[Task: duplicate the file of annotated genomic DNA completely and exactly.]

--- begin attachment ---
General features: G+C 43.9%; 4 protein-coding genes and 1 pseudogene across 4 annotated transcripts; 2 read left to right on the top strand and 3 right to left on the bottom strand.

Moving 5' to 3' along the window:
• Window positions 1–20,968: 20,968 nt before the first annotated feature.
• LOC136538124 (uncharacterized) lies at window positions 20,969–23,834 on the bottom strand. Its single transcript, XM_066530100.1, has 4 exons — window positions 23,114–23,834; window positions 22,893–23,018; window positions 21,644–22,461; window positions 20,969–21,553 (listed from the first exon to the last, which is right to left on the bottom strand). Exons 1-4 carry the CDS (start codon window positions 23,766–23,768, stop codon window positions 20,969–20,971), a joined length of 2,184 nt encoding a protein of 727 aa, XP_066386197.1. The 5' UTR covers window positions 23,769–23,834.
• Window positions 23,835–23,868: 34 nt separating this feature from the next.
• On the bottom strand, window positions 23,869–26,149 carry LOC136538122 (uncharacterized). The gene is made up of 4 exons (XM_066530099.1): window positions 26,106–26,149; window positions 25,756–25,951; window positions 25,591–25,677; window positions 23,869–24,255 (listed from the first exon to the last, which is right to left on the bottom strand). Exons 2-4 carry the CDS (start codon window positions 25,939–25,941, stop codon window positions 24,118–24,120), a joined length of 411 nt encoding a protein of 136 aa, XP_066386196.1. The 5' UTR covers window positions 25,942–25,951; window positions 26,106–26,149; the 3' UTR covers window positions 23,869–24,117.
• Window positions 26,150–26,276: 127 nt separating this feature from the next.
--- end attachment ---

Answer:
General features: G+C 43.9%; 4 protein-coding genes and 1 pseudogene across 4 annotated transcripts; 2 read left to right on the top strand and 3 right to left on the bottom strand.

Moving 5' to 3' along the window:
• Window positions 1–20,968: 20,968 nt before the first annotated feature.
• LOC136538124 (uncharacterized) lies at window positions 20,969–23,834 on the bottom strand. Its single transcript, XM_066530100.1, has 4 exons — window positions 23,114–23,834; window positions 22,893–23,018; window positions 21,644–22,461; window positions 20,969–21,553 (listed from the first exon to the last, which is right to left on the bottom strand). Exons 1-4 carry the CDS (start codon window positions 23,766–23,768, stop codon window positions 20,969–20,971), a joined length of 2,184 nt encoding a protein of 727 aa, XP_066386197.1. The 5' UTR covers window positions 23,769–23,834.
• Window positions 23,835–23,868: 34 nt separating this feature from the next.
• On the bottom strand, window positions 23,869–26,149 carry LOC136538122 (uncharacterized). The gene is made up of 4 exons (XM_066530099.1): window positions 26,106–26,149; window positions 25,756–25,951; window positions 25,591–25,677; window positions 23,869–24,255 (listed from the first exon to the last, which is right to left on the bottom strand). Exons 2-4 carry the CDS (start codon window positions 25,939–25,941, stop codon window positions 24,118–24,120), a joined length of 411 nt encoding a protein of 136 aa, XP_066386196.1. The 5' UTR covers window positions 25,942–25,951; window positions 26,106–26,149; the 3' UTR covers window positions 23,869–24,117.
• Window positions 26,150–26,276: 127 nt separating this feature from the next.